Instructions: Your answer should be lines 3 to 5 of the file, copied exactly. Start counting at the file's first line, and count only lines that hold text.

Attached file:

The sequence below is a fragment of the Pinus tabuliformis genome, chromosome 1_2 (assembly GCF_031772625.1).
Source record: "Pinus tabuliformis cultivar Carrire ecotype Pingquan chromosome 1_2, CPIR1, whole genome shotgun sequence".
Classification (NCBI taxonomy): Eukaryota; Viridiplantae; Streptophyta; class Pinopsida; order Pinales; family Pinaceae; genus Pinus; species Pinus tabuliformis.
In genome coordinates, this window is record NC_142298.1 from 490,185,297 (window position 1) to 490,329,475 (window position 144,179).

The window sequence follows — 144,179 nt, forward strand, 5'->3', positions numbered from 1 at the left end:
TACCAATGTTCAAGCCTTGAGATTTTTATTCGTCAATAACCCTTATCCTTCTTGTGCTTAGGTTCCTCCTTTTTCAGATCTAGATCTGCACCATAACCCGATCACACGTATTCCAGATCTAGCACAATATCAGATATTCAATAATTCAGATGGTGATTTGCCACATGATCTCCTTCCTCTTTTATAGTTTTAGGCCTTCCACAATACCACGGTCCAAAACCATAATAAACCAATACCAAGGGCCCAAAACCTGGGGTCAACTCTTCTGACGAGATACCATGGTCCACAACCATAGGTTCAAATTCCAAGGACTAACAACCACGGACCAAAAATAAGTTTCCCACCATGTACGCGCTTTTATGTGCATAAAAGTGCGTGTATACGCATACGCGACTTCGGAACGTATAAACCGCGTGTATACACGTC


Classification (NCBI taxonomy): Eukaryota; Viridiplantae; Streptophyta; class Pinopsida; order Pinales; family Pinaceae; genus Pinus; species Pinus tabuliformis.
In genome coordinates, this window is record NC_142298.1 from 490,185,297 (window position 1) to 490,329,475 (window position 144,179).

The window sequence follows — 144,179 nt, forward strand, 5'->3', positions numbered from 1 at the left end: